For me I’ve felt that The Outsiders showcased the band in its true element, and stretched the musical boundaries of what they even knew they were capable of- yes there were elements of the rock atmosphere that was showcased on both Daylight and The Heat, but I’ve always thought of The Outsiders to be more of a folk-sy roots rock album with a bit of a southern twinge to it. Songs like ‘Something Beautiful’, ‘Lay Em Down’, ‘Stones Under Rushing Water’, ‘Let Us Love’ and ‘Hurricane’, all different, unique and powerful songs in their own right, together form the backbone musically and even thematically on the album, one that carved the band’s career and their impact and tenure in both Christian rock as well as mainstream rock too. ‘Something Beautiful’, quite possibly one of the most radio friendly songs on the album, speaks of longing for something bigger than ourselves coming to create something beautiful out of our messes, while ‘Lay ‘Em Down’, encourages us all to lay down our troubles and difficulties at the side of a proverbial and metaphorical river- a song that we as Christians know is about us laying down our troubles and sins at the feet of Jesus (yet anyone who hears this song can interpret it as they wish). ‘Stones Under Rushing Water’ is a song of lament and looking back at the missed opportunities and wondering where life has gone- a song on the surface that has a futile woe-is-me message, but when looking deeper, is a song that encourages us all to take stock of our lives before it’s too late; while the songs ‘Let Us Love’ and ‘Hurricane’ both bring the joyous upbeat melodies back to The Outsiders– the former being a song wanting us all to go back to the times when loving someone was without condition, condemnation or even effort- like how children just loved just because, and the latter a song discussing the end of a relationship and likening that to a literal hurricane and the effects that come to lives, situations, and circumstances, in the aftermath.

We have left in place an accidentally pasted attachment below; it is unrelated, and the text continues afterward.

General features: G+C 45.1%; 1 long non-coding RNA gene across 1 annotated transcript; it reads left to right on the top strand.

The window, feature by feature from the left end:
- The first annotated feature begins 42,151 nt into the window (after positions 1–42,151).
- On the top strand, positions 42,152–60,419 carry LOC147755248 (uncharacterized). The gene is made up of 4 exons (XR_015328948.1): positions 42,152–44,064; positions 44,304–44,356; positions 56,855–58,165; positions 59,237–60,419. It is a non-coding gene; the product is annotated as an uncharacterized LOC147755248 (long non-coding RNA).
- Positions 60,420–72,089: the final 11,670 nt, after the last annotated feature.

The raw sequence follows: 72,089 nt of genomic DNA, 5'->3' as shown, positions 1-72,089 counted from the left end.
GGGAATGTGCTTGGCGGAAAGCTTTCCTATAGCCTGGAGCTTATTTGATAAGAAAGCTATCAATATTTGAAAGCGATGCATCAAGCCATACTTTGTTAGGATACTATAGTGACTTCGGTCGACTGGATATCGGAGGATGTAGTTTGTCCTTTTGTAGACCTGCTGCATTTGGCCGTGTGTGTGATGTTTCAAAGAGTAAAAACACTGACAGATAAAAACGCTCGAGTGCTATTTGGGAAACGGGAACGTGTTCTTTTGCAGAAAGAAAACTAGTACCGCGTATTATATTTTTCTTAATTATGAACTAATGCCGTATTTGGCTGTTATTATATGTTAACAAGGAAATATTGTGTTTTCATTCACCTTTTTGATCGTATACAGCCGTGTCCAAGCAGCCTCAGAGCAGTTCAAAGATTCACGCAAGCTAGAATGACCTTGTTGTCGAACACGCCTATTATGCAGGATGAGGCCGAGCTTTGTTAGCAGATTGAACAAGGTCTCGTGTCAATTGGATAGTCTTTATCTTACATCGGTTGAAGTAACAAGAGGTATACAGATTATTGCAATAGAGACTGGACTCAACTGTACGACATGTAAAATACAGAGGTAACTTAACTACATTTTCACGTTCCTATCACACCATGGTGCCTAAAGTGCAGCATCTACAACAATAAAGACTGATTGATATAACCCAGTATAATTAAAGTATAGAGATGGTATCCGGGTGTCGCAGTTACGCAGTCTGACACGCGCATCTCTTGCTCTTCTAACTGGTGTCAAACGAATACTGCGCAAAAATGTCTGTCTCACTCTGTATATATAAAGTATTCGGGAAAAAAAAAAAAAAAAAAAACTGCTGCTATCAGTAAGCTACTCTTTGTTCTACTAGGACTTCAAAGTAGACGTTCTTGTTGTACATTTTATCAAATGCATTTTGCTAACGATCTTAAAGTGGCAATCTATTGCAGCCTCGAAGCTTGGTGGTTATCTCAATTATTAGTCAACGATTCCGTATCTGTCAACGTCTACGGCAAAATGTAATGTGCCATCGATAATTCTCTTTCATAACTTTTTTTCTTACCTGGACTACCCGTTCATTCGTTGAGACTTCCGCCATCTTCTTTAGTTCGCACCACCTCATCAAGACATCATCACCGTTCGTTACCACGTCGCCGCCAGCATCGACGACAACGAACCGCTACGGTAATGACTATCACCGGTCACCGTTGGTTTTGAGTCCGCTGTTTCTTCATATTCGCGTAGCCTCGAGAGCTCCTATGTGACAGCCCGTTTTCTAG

The band then continued to walk along the line of the Christian-mainstream narrow line where bands like Skillet and Switchfoot walk; creating an album in 2011 called The Reckoning. For me, this album was the one that didn’t really make a lasting impression on me, and I’ve always felt that this album in particular was one that didn’t really have as many memorable moments as albums previous (and subsequent too!). Nevertheless, there were still a few bright moments to the album. ‘Drive All Night’ is a song where the persona pleads and wants someone to save them from ‘driving’ all night- a way of saying that they are going too fast in life, wanting to slow down but don’t know how; while ‘Slumber’ calls for people to wake up from their metaphorical sleep and move off our devices and other entertainment platforms and to focus on our life that is happening right in front of us. ‘Devil’s Been Talkin’ is a song that speaks about all the things that the devil himself could speak lies to us about, and what we may believe about ourselves and others if we listen to the lies, and ‘Keep Your Eyes Open’, another standout, is a melody about wanting to break out of the mundane and to explore the world outside what is already known- and that is done all the while with keeping your eyes open and attentive, always on the lookout for things- good or bad, that come your way.